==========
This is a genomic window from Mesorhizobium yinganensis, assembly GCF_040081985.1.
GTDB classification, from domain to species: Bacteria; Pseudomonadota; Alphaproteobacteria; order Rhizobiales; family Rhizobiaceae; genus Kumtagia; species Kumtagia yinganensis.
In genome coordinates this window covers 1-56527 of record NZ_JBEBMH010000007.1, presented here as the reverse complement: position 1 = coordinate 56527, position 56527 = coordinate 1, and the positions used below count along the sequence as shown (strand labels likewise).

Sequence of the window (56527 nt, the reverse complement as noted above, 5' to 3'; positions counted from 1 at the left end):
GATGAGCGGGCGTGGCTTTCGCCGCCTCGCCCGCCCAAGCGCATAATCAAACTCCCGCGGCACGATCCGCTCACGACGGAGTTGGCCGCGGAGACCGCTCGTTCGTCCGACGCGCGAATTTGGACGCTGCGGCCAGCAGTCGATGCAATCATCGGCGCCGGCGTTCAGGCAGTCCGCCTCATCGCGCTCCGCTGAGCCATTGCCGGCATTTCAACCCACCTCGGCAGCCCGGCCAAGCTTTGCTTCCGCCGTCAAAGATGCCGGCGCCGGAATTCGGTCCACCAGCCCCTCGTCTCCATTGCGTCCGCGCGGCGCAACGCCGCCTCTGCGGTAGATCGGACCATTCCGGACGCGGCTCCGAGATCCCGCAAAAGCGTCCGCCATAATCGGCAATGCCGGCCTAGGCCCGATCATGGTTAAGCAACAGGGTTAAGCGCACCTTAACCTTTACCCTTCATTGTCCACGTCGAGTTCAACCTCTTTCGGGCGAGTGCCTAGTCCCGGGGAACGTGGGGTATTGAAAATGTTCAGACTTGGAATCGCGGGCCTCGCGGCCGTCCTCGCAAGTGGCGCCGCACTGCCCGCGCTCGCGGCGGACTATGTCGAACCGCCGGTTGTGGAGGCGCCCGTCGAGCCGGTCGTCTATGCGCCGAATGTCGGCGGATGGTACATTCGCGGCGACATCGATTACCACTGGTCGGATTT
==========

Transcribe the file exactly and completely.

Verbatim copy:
This is a genomic window from Mesorhizobium yinganensis, assembly GCF_040081985.1.
GTDB classification, from domain to species: Bacteria; Pseudomonadota; Alphaproteobacteria; order Rhizobiales; family Rhizobiaceae; genus Kumtagia; species Kumtagia yinganensis.
In genome coordinates this window covers 1-56527 of record NZ_JBEBMH010000007.1, presented here as the reverse complement: position 1 = coordinate 56527, position 56527 = coordinate 1, and the positions used below count along the sequence as shown (strand labels likewise).

Sequence of the window (56527 nt, the reverse complement as noted above, 5' to 3'; positions counted from 1 at the left end):
GATGAGCGGGCGTGGCTTTCGCCGCCTCGCCCGCCCAAGCGCATAATCAAACTCCCGCGGCACGATCCGCTCACGACGGAGTTGGCCGCGGAGACCGCTCGTTCGTCCGACGCGCGAATTTGGACGCTGCGGCCAGCAGTCGATGCAATCATCGGCGCCGGCGTTCAGGCAGTCCGCCTCATCGCGCTCCGCTGAGCCATTGCCGGCATTTCAACCCACCTCGGCAGCCCGGCCAAGCTTTGCTTCCGCCGTCAAAGATGCCGGCGCCGGAATTCGGTCCACCAGCCCCTCGTCTCCATTGCGTCCGCGCGGCGCAACGCCGCCTCTGCGGTAGATCGGACCATTCCGGACGCGGCTCCGAGATCCCGCAAAAGCGTCCGCCATAATCGGCAATGCCGGCCTAGGCCCGATCATGGTTAAGCAACAGGGTTAAGCGCACCTTAACCTTTACCCTTCATTGTCCACGTCGAGTTCAACCTCTTTCGGGCGAGTGCCTAGTCCCGGGGAACGTGGGGTATTGAAAATGTTCAGACTTGGAATCGCGGGCCTCGCGGCCGTCCTCGCAAGTGGCGCCGCACTGCCCGCGCTCGCGGCGGACTATGTCGAACCGCCGGTTGTGGAGGCGCCCGTCGAGCCGGTCGTCTATGCGCCGAATGTCGGCGGATGGTACATTCGCGGCGACATCGATTACCACTGGTCGGATTT